ANC makes changes to leadership nomination process
THE ANC provincial and regional structures across the country have been barred from consolidating their top six nomination lists ahead of the party’s elective conference in December.
This was announced by secretary-general Gwede Mantashe yesterday at the ANC’s Luthuli House headquarters, in what appeared to be a clear directive to avoid the simmering and ugly factional battles for the top six leadership positions in the ANC.
In the past, ANC provinces had the power to nominate candidates for the top six positions and to lobby other provinces to support their slate, as happened at the elective conference in Mangaung in 2012.
At that conference, the Gauteng ANC region was vocal in its bid to remove incumbent ANC president Jacob Zuma and to replace him with Kgalema Motlanthe, but their bid failed.
Mantashe said the ANC lekgotla at the weekend – comprising alliance partners the SACP, Cosatu, the SA National Civic Organisation and their women’s and youth leagues, took a decision to change the nomination process.
He said the ANC branches would have the powers to nominate their own list and that their leadership choice would be sealed and sent directly to Luthuli House.
“In line with the 2016 ANC national general council resolution that the branch is the basic unit of the ANC… slates must be outlawed.
“And (because) serious action must be taken to prevent and deal with the practice of slates, the ANC national executive committee (NEC) resolved to do away with the practice of consolidating nominations for leadership at the regional and provincial levels.
“All nominations for leadership from the branches will be consolidated nationally by the Electoral Commission of SA,” he added.
The ANC’s about-turn on the nomination process came while certain sectors within it have already pronounced their leadership choice.
The ANC Women’s League caused a stir within the ruling party after it pronounced on former AU Commission chairperson Nkosazana Dlamini Zuma to replace Zuma as ANC president in December.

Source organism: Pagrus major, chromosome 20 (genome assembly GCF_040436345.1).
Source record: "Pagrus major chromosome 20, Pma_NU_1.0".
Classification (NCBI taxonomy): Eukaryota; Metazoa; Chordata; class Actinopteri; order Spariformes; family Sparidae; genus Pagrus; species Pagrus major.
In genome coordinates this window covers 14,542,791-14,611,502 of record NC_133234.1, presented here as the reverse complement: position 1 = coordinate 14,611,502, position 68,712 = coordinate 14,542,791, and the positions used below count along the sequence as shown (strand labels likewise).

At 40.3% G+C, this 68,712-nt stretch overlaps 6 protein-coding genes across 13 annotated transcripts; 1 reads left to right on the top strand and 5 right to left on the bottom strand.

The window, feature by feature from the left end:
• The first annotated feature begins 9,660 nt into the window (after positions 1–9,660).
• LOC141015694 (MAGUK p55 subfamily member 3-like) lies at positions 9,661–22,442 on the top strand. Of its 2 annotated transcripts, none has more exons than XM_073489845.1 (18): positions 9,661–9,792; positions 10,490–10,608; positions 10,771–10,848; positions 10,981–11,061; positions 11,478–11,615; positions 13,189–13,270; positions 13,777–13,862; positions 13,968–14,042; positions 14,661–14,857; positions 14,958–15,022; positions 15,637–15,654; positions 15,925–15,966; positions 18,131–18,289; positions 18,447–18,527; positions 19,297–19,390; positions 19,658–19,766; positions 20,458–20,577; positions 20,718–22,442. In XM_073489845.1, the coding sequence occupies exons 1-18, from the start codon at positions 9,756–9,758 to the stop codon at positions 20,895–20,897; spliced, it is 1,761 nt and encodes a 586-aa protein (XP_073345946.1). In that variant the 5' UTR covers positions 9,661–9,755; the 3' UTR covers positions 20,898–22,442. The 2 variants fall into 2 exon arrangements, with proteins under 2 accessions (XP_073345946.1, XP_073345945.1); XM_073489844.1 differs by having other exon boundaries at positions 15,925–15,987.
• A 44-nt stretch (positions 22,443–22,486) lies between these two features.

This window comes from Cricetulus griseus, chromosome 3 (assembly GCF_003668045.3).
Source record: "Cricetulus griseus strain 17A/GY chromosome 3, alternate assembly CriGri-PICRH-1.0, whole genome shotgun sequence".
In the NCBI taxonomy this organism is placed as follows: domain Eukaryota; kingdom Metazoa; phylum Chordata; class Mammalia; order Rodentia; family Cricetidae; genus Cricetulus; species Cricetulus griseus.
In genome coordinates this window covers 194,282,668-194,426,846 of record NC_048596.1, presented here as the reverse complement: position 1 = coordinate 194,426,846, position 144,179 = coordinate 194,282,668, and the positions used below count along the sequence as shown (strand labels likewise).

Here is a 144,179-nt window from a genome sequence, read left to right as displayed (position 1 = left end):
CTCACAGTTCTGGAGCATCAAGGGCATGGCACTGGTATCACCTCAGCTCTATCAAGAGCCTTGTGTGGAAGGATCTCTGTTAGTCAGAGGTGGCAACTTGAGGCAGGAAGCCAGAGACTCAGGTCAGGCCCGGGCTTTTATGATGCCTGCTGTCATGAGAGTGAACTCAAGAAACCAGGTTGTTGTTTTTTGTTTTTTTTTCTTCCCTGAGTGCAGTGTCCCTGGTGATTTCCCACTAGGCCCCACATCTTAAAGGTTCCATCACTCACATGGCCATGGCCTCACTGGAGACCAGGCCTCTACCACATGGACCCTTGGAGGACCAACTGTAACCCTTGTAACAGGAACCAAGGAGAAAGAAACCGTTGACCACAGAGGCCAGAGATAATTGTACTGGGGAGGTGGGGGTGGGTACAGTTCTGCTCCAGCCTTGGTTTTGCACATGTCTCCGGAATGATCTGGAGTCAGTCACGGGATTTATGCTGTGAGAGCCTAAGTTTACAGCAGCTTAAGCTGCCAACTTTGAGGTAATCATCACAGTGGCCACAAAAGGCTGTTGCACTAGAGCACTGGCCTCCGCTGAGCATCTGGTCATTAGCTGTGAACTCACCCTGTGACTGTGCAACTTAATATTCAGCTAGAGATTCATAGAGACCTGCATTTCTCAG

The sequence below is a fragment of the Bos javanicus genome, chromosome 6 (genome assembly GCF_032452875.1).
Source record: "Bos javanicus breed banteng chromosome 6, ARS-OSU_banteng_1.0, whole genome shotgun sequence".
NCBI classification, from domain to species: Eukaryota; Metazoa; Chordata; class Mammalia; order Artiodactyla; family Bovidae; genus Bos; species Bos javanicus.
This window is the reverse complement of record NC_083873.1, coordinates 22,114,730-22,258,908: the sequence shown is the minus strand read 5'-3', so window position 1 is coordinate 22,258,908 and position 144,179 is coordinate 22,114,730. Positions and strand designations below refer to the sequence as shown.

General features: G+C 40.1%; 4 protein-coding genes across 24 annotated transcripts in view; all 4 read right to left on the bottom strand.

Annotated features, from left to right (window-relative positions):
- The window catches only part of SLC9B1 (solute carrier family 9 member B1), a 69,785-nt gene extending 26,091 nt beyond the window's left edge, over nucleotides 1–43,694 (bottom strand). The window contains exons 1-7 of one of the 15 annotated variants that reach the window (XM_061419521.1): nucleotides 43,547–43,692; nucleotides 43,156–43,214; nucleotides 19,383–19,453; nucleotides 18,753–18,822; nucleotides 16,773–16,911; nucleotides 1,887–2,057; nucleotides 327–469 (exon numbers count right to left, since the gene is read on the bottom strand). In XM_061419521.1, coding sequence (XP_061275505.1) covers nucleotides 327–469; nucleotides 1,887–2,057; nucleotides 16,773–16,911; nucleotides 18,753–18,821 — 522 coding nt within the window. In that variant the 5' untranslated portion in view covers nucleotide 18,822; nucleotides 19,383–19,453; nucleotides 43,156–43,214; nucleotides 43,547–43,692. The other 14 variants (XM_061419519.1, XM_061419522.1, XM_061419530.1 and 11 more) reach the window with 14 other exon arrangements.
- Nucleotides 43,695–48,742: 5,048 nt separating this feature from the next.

Cosatu has already expressed its choice for Zuma’s successor, picking Deputy President Cyril Ramaphosa to take over the ANC in December.
The women’s league’s announcement – made before the ANC’s January 8 statement – caused a rift within the party.
A few days later, Zuma fuelled the fires when he told three SABC radio stations that it was not ANC policy or tradition that an ANC deputy president should automatically replace a president during an elective conference.
Later, Ramaphosa, in an apparent fight-back strategy, told one of Joburg’s daily newspapers that ANC rules to choose leaders were likely to be changed at the party’s policy conference in June.
This prompted the ANC to strengthen its ban on its members making pronouncements on the leadership, but that appeared to have fallen on deaf ears.
Three more names – those of Minister in the Presidency Jeff Radebe, ex-ANC national treasurer Mathews Phosa and National Assembly Speaker Baleka Mbete – were thrown into the mix, blowing the nomination race much wider.
Mantashe has labelled these pronouncements as mere speculation, saying “it is just dreams until the branches of the ANC have nominated them.
“It is short-term happiness. In line with the ANC constitution, 90% of delegates at the conference will be from the branches, elected at properly constituted branch general meetings.
“The NEC was resolute that no person who is a member in good standing at the cut-off date at the end of April 2017 for the purposes of auditing will be denied the right to participate in the life of the organisation,” Mantashe said.
ANC membership audits would take place in May and June, while audit queries and complaints would be dealt
Branches to choose their candidates later this year
with in July and August, and branches would meet in September and October to nominate their leadership choices.
REINING COMRADES IN: ANC secretary-general Gwede Mantashe addresses the media at Luthuli House.